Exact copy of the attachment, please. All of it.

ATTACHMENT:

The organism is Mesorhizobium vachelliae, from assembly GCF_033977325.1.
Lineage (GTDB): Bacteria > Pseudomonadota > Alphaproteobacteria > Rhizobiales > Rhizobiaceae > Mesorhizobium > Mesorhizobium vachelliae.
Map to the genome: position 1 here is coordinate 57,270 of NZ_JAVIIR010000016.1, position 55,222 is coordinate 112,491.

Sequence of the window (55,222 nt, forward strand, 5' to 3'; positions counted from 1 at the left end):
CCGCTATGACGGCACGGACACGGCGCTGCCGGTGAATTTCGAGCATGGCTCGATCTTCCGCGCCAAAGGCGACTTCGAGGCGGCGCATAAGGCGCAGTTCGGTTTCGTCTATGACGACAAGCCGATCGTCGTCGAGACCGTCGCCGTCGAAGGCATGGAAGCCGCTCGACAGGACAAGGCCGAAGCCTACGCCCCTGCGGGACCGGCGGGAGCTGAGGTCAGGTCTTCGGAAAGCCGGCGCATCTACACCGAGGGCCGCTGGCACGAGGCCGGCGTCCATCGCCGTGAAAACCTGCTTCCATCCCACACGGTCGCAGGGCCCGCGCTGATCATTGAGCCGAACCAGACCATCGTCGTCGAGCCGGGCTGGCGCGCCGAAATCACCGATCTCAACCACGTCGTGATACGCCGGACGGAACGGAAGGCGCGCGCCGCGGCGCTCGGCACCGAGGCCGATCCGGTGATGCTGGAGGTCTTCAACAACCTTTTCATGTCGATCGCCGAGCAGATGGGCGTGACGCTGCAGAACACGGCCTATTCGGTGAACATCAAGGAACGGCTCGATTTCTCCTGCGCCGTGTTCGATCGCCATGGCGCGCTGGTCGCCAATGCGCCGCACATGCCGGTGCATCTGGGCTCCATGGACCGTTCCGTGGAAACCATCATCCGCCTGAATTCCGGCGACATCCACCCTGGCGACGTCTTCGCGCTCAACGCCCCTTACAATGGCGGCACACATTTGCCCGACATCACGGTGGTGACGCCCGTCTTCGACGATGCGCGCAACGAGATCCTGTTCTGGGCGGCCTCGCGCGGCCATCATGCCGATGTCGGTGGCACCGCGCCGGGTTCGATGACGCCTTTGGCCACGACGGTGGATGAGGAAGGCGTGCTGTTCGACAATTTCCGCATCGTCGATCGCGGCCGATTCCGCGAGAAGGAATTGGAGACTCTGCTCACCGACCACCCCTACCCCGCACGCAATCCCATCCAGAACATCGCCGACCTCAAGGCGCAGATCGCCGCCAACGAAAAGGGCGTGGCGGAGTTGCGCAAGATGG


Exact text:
The organism is Mesorhizobium vachelliae, from assembly GCF_033977325.1.
Lineage (GTDB): Bacteria > Pseudomonadota > Alphaproteobacteria > Rhizobiales > Rhizobiaceae > Mesorhizobium > Mesorhizobium vachelliae.
Map to the genome: position 1 here is coordinate 57,270 of NZ_JAVIIR010000016.1, position 55,222 is coordinate 112,491.

Sequence of the window (55,222 nt, forward strand, 5' to 3'; positions counted from 1 at the left end):
CCGCTATGACGGCACGGACACGGCGCTGCCGGTGAATTTCGAGCATGGCTCGATCTTCCGCGCCAAAGGCGACTTCGAGGCGGCGCATAAGGCGCAGTTCGGTTTCGTCTATGACGACAAGCCGATCGTCGTCGAGACCGTCGCCGTCGAAGGCATGGAAGCCGCTCGACAGGACAAGGCCGAAGCCTACGCCCCTGCGGGACCGGCGGGAGCTGAGGTCAGGTCTTCGGAAAGCCGGCGCATCTACACCGAGGGCCGCTGGCACGAGGCCGGCGTCCATCGCCGTGAAAACCTGCTTCCATCCCACACGGTCGCAGGGCCCGCGCTGATCATTGAGCCGAACCAGACCATCGTCGTCGAGCCGGGCTGGCGCGCCGAAATCACCGATCTCAACCACGTCGTGATACGCCGGACGGAACGGAAGGCGCGCGCCGCGGCGCTCGGCACCGAGGCCGATCCGGTGATGCTGGAGGTCTTCAACAACCTTTTCATGTCGATCGCCGAGCAGATGGGCGTGACGCTGCAGAACACGGCCTATTCGGTGAACATCAAGGAACGGCTCGATTTCTCCTGCGCCGTGTTCGATCGCCATGGCGCGCTGGTCGCCAATGCGCCGCACATGCCGGTGCATCTGGGCTCCATGGACCGTTCCGTGGAAACCATCATCCGCCTGAATTCCGGCGACATCCACCCTGGCGACGTCTTCGCGCTCAACGCCCCTTACAATGGCGGCACACATTTGCCCGACATCACGGTGGTGACGCCCGTCTTCGACGATGCGCGCAACGAGATCCTGTTCTGGGCGGCCTCGCGCGGCCATCATGCCGATGTCGGTGGCACCGCGCCGGGTTCGATGACGCCTTTGGCCACGACGGTGGATGAGGAAGGCGTGCTGTTCGACAATTTCCGCATCGTCGATCGCGGCCGATTCCGCGAGAAGGAATTGGAGACTCTGCTCACCGACCACCCCTACCCCGCACGCAATCCCATCCAGAACATCGCCGACCTCAAGGCGCAGATCGCCGCCAACGAAAAGGGCGTGGCGGAGTTGCGCAAGATGG